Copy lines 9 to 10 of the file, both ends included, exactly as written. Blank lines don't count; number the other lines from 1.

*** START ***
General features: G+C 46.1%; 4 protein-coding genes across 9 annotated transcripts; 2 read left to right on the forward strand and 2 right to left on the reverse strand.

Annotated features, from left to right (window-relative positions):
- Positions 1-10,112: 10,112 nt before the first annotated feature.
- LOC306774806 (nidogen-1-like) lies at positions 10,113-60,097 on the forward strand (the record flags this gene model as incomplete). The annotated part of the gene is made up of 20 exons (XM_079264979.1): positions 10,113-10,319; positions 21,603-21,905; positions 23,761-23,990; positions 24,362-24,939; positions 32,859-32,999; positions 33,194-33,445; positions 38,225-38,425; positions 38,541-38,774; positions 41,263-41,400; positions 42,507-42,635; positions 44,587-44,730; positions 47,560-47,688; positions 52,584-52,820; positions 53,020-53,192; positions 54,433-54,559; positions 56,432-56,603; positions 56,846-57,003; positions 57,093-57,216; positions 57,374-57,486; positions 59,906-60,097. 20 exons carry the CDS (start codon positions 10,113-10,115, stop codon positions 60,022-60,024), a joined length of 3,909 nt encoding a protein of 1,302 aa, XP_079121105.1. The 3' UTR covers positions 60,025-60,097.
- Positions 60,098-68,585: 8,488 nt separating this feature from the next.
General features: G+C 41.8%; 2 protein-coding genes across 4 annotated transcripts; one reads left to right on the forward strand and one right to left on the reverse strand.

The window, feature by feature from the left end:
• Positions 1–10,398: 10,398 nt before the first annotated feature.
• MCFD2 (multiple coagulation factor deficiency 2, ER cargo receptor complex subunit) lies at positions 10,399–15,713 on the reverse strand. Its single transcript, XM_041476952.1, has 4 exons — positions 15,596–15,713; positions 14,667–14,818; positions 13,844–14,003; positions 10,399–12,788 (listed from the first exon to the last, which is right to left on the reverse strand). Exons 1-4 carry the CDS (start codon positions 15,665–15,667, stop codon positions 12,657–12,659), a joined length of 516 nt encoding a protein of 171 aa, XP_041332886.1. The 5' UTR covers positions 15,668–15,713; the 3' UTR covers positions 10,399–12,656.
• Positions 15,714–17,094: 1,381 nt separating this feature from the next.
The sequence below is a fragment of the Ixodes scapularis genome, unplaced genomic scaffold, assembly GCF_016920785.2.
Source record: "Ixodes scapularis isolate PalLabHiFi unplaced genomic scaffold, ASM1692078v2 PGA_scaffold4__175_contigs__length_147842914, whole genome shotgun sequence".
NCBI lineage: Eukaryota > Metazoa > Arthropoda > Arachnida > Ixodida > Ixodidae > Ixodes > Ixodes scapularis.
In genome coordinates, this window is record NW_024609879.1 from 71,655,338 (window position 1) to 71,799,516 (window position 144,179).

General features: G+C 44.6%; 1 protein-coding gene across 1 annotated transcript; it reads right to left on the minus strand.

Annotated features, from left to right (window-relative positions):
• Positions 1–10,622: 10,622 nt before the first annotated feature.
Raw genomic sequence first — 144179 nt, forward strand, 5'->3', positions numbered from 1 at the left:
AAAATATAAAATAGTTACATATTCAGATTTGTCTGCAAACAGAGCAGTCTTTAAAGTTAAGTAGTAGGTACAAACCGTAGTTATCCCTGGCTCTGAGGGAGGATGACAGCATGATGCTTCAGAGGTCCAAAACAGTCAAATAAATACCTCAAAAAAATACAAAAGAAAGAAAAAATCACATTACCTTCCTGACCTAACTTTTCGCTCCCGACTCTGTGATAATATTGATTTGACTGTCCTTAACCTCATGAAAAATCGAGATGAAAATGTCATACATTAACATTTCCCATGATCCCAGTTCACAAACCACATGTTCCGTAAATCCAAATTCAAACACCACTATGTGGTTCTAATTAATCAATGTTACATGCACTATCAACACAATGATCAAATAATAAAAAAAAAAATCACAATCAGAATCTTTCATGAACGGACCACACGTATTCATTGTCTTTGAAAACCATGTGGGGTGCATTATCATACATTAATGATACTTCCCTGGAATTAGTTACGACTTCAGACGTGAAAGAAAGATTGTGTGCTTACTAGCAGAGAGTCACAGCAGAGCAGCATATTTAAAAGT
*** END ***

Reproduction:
• MCFD2 (multiple coagulation factor deficiency 2, ER cargo receptor complex subunit) lies at positions 10,399–15,713 on the reverse strand. Its single transcript, XM_041476952.1, has 4 exons — positions 15,596–15,713; positions 14,667–14,818; positions 13,844–14,003; positions 10,399–12,788 (listed from the first exon to the last, which is right to left on the reverse strand). Exons 1-4 carry the CDS (start codon positions 15,665–15,667, stop codon positions 12,657–12,659), a joined length of 516 nt encoding a protein of 171 aa, XP_041332886.1. The 5' UTR covers positions 15,668–15,713; the 3' UTR covers positions 10,399–12,656.
• Positions 15,714–17,094: 1,381 nt separating this feature from the next.